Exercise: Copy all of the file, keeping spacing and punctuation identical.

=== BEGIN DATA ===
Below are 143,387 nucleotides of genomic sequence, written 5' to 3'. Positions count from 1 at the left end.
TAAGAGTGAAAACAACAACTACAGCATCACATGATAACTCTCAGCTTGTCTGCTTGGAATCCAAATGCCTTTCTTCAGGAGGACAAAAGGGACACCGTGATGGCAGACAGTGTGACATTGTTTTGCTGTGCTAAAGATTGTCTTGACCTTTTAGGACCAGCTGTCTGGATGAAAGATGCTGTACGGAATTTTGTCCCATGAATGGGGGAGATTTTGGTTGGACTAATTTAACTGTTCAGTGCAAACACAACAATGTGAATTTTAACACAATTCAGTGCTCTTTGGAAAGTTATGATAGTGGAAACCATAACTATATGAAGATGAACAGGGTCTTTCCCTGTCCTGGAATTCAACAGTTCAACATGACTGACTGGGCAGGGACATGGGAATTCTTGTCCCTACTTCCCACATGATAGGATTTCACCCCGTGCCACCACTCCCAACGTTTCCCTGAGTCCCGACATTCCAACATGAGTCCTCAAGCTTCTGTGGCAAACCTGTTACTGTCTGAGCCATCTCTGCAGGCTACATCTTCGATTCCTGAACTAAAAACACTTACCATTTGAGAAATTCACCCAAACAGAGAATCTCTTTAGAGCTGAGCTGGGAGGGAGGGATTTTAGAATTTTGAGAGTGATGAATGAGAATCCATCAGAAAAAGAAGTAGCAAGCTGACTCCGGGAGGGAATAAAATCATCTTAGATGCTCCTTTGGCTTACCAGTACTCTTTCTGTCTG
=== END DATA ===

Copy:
Below are 143,387 nucleotides of genomic sequence, written 5' to 3'. Positions count from 1 at the left end.
TAAGAGTGAAAACAACAACTACAGCATCACATGATAACTCTCAGCTTGTCTGCTTGGAATCCAAATGCCTTTCTTCAGGAGGACAAAAGGGACACCGTGATGGCAGACAGTGTGACATTGTTTTGCTGTGCTAAAGATTGTCTTGACCTTTTAGGACCAGCTGTCTGGATGAAAGATGCTGTACGGAATTTTGTCCCATGAATGGGGGAGATTTTGGTTGGACTAATTTAACTGTTCAGTGCAAACACAACAATGTGAATTTTAACACAATTCAGTGCTCTTTGGAAAGTTATGATAGTGGAAACCATAACTATATGAAGATGAACAGGGTCTTTCCCTGTCCTGGAATTCAACAGTTCAACATGACTGACTGGGCAGGGACATGGGAATTCTTGTCCCTACTTCCCACATGATAGGATTTCACCCCGTGCCACCACTCCCAACGTTTCCCTGAGTCCCGACATTCCAACATGAGTCCTCAAGCTTCTGTGGCAAACCTGTTACTGTCTGAGCCATCTCTGCAGGCTACATCTTCGATTCCTGAACTAAAAACACTTACCATTTGAGAAATTCACCCAAACAGAGAATCTCTTTAGAGCTGAGCTGGGAGGGAGGGATTTTAGAATTTTGAGAGTGATGAATGAGAATCCATCAGAAAAAGAAGTAGCAAGCTGACTCCGGGAGGGAATAAAATCATCTTAGATGCTCCTTTGGCTTACCAGTACTCTTTCTGTCTG